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Starbucks’s Disneyland Store Is Surprisingly Classy

Starbucks and Disney have partnered to bring the Seattle coffee chain onto Disney’s worldwide properties. Sorry kids, no teacup rides here.

For its new Disneyland outpost, Starbucks had every opportunity to trot out gimmicks. Just imagine: a store façade made to look like a castle, teacups instead of coffee cups, and Mickey as your barista.

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Starbucks’s designers skipped the tricks, opting instead to cater to a more mature clientele: parents who need a break. “We’re in California, and were inspired by that California patio and al fresco dining experience,” says Bill Sleeth, a Starbucks VP of design. “What we were really trying to create was a respite for out customers. It’s shaded, it’s more serene.”


The Downtown Disney shop is the first of four planned Starbucks stores slated to open at Disney properties, and it’s big, with about 100 seats outside. The site is toward the back of the California Grand Hotel, which was built in the style of a quintessentially Californian Craftsman bungalow.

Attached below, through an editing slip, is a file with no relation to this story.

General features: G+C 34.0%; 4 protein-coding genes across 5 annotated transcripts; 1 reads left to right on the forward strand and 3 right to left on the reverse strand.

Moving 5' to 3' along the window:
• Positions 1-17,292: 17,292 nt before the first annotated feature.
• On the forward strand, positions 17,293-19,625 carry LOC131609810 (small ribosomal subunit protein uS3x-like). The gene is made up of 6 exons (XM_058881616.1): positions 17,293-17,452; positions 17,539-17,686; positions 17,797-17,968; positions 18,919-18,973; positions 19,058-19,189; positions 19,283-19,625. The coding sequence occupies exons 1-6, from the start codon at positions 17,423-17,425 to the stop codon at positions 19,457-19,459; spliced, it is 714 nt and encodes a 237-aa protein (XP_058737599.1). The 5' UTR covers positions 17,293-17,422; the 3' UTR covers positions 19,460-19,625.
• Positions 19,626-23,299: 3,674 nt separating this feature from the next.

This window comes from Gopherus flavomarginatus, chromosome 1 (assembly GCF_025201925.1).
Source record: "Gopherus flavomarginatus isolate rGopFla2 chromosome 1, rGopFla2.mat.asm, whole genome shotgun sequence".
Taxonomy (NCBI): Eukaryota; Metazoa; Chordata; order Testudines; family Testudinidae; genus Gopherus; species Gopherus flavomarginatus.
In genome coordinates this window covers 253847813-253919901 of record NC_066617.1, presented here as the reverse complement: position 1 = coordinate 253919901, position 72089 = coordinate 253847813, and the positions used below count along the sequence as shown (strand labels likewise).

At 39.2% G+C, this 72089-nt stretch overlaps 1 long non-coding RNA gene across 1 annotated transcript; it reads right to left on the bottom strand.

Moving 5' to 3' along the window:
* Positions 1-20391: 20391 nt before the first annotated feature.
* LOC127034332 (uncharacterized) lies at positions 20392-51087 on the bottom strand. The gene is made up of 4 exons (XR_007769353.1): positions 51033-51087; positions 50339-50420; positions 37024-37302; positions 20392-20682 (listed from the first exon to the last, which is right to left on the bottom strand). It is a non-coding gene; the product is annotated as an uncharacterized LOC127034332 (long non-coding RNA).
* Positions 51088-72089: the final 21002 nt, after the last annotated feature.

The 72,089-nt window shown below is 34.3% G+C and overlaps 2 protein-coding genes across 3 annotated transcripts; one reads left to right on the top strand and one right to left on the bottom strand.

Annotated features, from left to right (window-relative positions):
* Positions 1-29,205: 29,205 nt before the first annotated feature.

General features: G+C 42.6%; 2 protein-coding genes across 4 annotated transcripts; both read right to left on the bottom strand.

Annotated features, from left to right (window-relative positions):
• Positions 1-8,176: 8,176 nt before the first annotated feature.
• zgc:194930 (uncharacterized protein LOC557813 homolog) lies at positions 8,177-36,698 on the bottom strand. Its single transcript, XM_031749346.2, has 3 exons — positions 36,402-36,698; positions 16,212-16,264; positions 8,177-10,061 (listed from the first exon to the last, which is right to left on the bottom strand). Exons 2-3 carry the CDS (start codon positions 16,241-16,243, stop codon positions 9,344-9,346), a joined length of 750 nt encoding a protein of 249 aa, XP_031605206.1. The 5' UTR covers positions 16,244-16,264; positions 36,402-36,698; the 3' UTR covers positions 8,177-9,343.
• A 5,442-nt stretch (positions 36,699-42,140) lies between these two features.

Sleeth and his team wanted the new shop’s look to fit within the context of that style, without directly aping it. They drafted more than 50 designs for the store, and decided to create a Starbucks that channeled the work of mid-century designers like Joseph Eichler, Rudolph Schindler, and Richard Neutra, whose one-story, poolside houses from that era are prominent in California. In particular, the floor-to-ceiling glass walls are evocative of these architects’ sunny residential designs. “The large expanse of glass lets the indoor flow into the outdoor,” Sleeth tells Co.Design. “The strong horizontal planes and the use of concrete, that was driven more from that time period.”


The designers are also wove in some interactive displays, like a screen that turns your reflection in a chalkboard drawing (presumably for the already-bored kids). They’re also taking a leaf from Disney’s book, by turning Starbucks’s story into an entertaining narrative: footage from Starbucks coffee farms in Costa Rica will be projected, mural-like, on one wall.

“We didn’t want an experience where you’re pumping high-def video in the store, so it’s almost like an animated painting,” Sleeth says. “It’s framed and filtered to look almost like a painting, and is meant to be this broad overview from the planting of the seed to the growing of the plants and roasting of the beans and making of the beverage.”

About the author

Margaret Rhodes is a former associate editor for Fast Company magazine.

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